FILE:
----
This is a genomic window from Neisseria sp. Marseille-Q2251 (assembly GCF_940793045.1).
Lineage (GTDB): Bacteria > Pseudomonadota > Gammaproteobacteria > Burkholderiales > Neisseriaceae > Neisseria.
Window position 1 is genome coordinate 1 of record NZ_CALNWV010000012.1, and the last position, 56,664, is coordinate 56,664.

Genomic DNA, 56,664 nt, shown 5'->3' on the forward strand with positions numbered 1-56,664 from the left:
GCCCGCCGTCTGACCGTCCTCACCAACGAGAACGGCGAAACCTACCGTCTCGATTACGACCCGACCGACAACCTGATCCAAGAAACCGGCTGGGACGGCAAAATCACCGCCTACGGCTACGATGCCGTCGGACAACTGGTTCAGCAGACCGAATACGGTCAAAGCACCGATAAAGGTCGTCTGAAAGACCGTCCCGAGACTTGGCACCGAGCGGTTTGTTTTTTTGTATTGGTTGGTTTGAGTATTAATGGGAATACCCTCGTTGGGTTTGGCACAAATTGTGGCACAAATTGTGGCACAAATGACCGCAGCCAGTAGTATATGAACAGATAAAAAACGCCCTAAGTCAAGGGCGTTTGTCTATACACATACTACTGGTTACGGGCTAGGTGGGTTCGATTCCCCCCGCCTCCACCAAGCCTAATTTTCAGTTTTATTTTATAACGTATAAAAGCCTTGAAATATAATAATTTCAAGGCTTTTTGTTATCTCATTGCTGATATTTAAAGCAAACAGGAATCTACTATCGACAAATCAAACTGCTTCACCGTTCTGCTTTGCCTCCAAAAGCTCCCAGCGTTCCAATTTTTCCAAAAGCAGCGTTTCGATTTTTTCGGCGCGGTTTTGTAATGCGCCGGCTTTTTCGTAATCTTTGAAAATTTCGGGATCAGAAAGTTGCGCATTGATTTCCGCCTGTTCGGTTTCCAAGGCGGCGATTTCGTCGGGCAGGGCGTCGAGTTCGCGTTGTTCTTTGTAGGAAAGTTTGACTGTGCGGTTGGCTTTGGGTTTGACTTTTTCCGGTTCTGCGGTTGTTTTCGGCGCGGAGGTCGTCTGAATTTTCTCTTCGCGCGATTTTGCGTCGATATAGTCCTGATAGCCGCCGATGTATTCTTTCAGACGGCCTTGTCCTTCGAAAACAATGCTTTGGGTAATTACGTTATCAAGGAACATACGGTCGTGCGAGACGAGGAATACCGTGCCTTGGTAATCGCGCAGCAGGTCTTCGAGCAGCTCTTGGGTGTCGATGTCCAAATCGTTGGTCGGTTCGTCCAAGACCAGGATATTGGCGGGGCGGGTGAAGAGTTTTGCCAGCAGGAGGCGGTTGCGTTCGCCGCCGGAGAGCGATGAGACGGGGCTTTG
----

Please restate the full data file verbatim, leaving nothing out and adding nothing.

This is a genomic window from Neisseria sp. Marseille-Q2251 (assembly GCF_940793045.1).
Lineage (GTDB): Bacteria > Pseudomonadota > Gammaproteobacteria > Burkholderiales > Neisseriaceae > Neisseria.
Window position 1 is genome coordinate 1 of record NZ_CALNWV010000012.1, and the last position, 56,664, is coordinate 56,664.

Genomic DNA, 56,664 nt, shown 5'->3' on the forward strand with positions numbered 1-56,664 from the left:
GCCCGCCGTCTGACCGTCCTCACCAACGAGAACGGCGAAACCTACCGTCTCGATTACGACCCGACCGACAACCTGATCCAAGAAACCGGCTGGGACGGCAAAATCACCGCCTACGGCTACGATGCCGTCGGACAACTGGTTCAGCAGACCGAATACGGTCAAAGCACCGATAAAGGTCGTCTGAAAGACCGTCCCGAGACTTGGCACCGAGCGGTTTGTTTTTTTGTATTGGTTGGTTTGAGTATTAATGGGAATACCCTCGTTGGGTTTGGCACAAATTGTGGCACAAATTGTGGCACAAATGACCGCAGCCAGTAGTATATGAACAGATAAAAAACGCCCTAAGTCAAGGGCGTTTGTCTATACACATACTACTGGTTACGGGCTAGGTGGGTTCGATTCCCCCCGCCTCCACCAAGCCTAATTTTCAGTTTTATTTTATAACGTATAAAAGCCTTGAAATATAATAATTTCAAGGCTTTTTGTTATCTCATTGCTGATATTTAAAGCAAACAGGAATCTACTATCGACAAATCAAACTGCTTCACCGTTCTGCTTTGCCTCCAAAAGCTCCCAGCGTTCCAATTTTTCCAAAAGCAGCGTTTCGATTTTTTCGGCGCGGTTTTGTAATGCGCCGGCTTTTTCGTAATCTTTGAAAATTTCGGGATCAGAAAGTTGCGCATTGATTTCCGCCTGTTCGGTTTCCAAGGCGGCGATTTCGTCGGGCAGGGCGTCGAGTTCGCGTTGTTCTTTGTAGGAAAGTTTGACTGTGCGGTTGGCTTTGGGTTTGACTTTTTCCGGTTCTGCGGTTGTTTTCGGCGCGGAGGTCGTCTGAATTTTCTCTTCGCGCGATTTTGCGTCGATATAGTCCTGATAGCCGCCGATGTATTCTTTCAGACGGCCTTGTCCTTCGAAAACAATGCTTTGGGTAATTACGTTATCAAGGAACATACGGTCGTGCGAGACGAGGAATACCGTGCCTTGGTAATCGCGCAGCAGGTCTTCGAGCAGCTCTTGGGTGTCGATGTCCAAATCGTTGGTCGGTTCGTCCAAGACCAGGATATTGGCGGGGCGGGTGAAGAGTTTTGCCAGCAGGAGGCGGTTGCGTTCGCCGCCGGAGAGCGATGAGACGGGGCTTTG